Nearly 50 percent of the population of the United States uses Facebook, and it is estimated that 1 in every 13 people in the world have a Facebook account. The average Facebook user has about 130 “friends” on Facebook. About 48 percent of young people rely on Facebook for their daily news. In a typical hour, about 3 million links are shared, 6 million “friend” requests are accepted, and about 9 million messages are sent (digitalbuzzblog.com, accessed November 4, 2011)! More than 350 million people actively access Facebook via their mobile phones and more than 75 percent of Facebook users live outside of the United States. The average user is connected to about 80 community pages, groups and events (facebook.com/press, accessed November 4, 2011).
On one hand, Facebook (like any social media) is simply technology. As technology, Facebook can be used rightly or wrongly, just as television or the telephone may be used rightly or misused. On the other hand, Facebook—like other social networking platforms such as Google+, orkut, Qzone, LinkedIn, MySpace, etc.—is different from older media.
Consider: What movies, books, vacations, adventures, music, recreation or entertainment do we share with others through our social media accounts? Are they Christian and godly? Do our social media profiles, posts, links, walls, interests and “likes” easily identify us as true Christians?
Now, let us ask ourselves: What Tomorrow’s World booklets, telecasts, articles, commentaries, or online sermons have inspired, comforted, or encouraged us? What Bible passages have we meditated on lately? Are these messages also important to us? If we love God, His law, and the Truth (cf. Psalms 119:97; John 14:15; 1 John 5:2-3), then do we also “like” the Truth? If we use social networks, then to answer this question all we have to do is look at our own online profiles.
Perhaps we just have not thought that our social network may be interested? But if God has opened our minds to understand precious truths, is this not worth sharing? Perhaps we are worried about our appearance? But Christ warns that if we “deny” Him (arneomai, which can also include disregard or neglect), He will also “deny” us (Matthew 10:33). Or, perhaps we feel that our social profile does not represent our true heart? Yet Luke 6:45 says that out of the abundance of the heart the mouth speaks (or “posts” or “likes”), and that we are not to love the things of the world (1 John 2:15).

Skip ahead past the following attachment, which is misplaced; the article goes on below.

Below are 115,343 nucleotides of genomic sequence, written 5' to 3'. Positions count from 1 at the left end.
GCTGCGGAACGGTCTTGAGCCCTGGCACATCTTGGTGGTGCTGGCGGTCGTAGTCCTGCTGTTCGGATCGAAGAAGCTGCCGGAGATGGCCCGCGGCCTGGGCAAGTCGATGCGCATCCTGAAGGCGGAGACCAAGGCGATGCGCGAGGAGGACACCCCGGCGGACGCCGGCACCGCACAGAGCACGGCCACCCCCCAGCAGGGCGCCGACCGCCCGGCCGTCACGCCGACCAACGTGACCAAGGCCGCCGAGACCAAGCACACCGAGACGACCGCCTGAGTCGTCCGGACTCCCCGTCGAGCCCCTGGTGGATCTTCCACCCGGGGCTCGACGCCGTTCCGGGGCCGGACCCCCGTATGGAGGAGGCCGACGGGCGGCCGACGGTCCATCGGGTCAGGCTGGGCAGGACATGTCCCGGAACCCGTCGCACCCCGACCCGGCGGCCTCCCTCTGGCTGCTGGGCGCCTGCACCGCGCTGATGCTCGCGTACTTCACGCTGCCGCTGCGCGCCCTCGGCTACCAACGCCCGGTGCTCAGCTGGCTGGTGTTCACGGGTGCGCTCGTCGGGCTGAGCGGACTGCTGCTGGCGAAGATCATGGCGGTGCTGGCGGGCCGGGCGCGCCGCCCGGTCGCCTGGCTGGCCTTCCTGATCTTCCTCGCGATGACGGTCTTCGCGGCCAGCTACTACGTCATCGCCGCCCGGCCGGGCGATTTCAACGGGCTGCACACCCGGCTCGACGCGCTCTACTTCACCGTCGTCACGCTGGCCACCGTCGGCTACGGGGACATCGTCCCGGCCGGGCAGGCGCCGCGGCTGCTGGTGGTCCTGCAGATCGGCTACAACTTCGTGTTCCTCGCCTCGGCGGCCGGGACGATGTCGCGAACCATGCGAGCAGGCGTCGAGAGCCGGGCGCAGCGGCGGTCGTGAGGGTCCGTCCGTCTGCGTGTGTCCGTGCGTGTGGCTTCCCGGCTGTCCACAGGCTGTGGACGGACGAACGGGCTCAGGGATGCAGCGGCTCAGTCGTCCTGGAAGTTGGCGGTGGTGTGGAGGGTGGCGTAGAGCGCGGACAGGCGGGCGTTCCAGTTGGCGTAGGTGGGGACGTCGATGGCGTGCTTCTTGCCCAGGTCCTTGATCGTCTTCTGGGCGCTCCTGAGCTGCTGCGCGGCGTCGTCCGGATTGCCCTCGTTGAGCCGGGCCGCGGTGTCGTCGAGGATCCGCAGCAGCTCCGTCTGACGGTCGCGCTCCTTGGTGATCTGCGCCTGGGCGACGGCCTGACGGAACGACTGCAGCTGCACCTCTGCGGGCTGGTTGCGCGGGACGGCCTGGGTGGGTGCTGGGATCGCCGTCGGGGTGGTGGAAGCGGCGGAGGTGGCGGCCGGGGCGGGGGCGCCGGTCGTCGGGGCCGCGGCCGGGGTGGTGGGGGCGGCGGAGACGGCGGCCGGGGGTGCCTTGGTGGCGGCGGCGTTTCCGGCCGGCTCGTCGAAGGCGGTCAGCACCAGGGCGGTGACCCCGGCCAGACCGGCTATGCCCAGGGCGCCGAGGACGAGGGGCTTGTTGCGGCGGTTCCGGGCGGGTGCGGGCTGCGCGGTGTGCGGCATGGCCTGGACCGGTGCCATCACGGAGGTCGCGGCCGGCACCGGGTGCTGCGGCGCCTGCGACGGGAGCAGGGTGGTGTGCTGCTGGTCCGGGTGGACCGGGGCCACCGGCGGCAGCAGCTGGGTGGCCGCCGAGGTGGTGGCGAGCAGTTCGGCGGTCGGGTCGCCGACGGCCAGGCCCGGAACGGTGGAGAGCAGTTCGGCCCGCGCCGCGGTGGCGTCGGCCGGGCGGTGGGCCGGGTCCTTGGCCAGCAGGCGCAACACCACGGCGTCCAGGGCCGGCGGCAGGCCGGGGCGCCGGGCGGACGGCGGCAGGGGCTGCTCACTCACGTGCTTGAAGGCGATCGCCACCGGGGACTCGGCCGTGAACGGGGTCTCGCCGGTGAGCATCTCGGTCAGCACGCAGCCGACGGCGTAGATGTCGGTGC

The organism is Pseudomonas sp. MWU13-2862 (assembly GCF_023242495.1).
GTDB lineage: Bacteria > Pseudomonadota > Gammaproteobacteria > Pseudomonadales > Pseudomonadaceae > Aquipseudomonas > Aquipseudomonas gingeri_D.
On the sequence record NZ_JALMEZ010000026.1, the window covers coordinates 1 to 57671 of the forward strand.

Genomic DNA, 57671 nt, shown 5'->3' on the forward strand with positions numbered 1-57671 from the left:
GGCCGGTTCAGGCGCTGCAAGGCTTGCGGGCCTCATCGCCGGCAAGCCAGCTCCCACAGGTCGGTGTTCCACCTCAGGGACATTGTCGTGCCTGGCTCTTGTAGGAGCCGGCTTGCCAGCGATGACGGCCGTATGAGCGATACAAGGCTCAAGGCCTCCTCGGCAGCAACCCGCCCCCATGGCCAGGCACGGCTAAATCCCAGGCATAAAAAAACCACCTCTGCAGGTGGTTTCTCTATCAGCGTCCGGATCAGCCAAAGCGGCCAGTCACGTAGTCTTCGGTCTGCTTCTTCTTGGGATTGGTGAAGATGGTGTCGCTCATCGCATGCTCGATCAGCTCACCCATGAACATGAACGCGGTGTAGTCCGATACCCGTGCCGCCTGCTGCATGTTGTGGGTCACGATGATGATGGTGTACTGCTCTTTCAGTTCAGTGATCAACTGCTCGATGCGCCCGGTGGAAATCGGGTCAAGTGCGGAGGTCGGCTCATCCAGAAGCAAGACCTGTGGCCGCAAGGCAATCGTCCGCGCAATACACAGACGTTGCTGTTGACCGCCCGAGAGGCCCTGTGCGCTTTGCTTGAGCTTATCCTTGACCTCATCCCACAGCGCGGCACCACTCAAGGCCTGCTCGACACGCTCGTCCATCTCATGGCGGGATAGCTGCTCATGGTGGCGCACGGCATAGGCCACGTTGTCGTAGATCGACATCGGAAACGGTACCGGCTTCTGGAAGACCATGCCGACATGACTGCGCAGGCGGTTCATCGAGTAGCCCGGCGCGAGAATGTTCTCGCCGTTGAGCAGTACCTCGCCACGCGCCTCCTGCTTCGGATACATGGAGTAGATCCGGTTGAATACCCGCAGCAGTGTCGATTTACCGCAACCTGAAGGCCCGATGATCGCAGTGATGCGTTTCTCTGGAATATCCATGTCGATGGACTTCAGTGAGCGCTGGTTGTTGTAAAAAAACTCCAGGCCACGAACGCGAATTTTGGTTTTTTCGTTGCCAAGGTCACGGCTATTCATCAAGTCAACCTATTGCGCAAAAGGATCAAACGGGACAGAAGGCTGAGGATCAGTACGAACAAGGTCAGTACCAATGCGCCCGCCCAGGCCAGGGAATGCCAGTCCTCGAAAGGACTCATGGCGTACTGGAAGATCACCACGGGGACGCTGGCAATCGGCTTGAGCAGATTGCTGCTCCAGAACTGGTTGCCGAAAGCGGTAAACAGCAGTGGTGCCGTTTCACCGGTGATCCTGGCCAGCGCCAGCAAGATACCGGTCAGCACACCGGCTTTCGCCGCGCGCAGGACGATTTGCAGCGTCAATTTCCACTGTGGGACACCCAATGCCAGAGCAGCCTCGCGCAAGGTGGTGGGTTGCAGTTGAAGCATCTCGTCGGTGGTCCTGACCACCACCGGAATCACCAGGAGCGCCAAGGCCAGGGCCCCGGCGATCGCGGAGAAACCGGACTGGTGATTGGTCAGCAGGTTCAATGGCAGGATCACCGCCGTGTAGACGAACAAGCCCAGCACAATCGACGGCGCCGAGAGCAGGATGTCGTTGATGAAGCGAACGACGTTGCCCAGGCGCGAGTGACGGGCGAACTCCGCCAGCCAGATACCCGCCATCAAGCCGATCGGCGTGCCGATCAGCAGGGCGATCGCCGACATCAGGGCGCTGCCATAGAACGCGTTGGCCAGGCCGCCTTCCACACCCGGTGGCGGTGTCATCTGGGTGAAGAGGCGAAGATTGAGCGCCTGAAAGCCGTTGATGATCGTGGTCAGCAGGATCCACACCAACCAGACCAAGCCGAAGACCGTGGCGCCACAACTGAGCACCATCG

Whether we use social media or not, God knows our hearts (1 Chronicles 28:9), and we all will be held accountable for our every word and action (Matthew 12:36; Hebrews 4:13; 1 Peter 4:5)—whether spoken, written or posted. If we do not choose to use social media, we can let our light shine in other ways. But, if we do choose to use social media, then we should ask ourselves what our social profile says about us, because our profile tells the world—and Christ—a lot.
Jesus encourages us to let our light shine (cf. Luke 11:33)! Do we let our light shine, or is that socially inconvenient? Perhaps we should not only ask “What would Jesus do?” but perhaps we should also ask, “What would Jesus ‘like’?”
For more, please read “Facebook: friend or foe?” And, for further consideration about how Christians will love and proclaim the Truth in every facet of their life, please read “What Is the ‘Work’ of God?”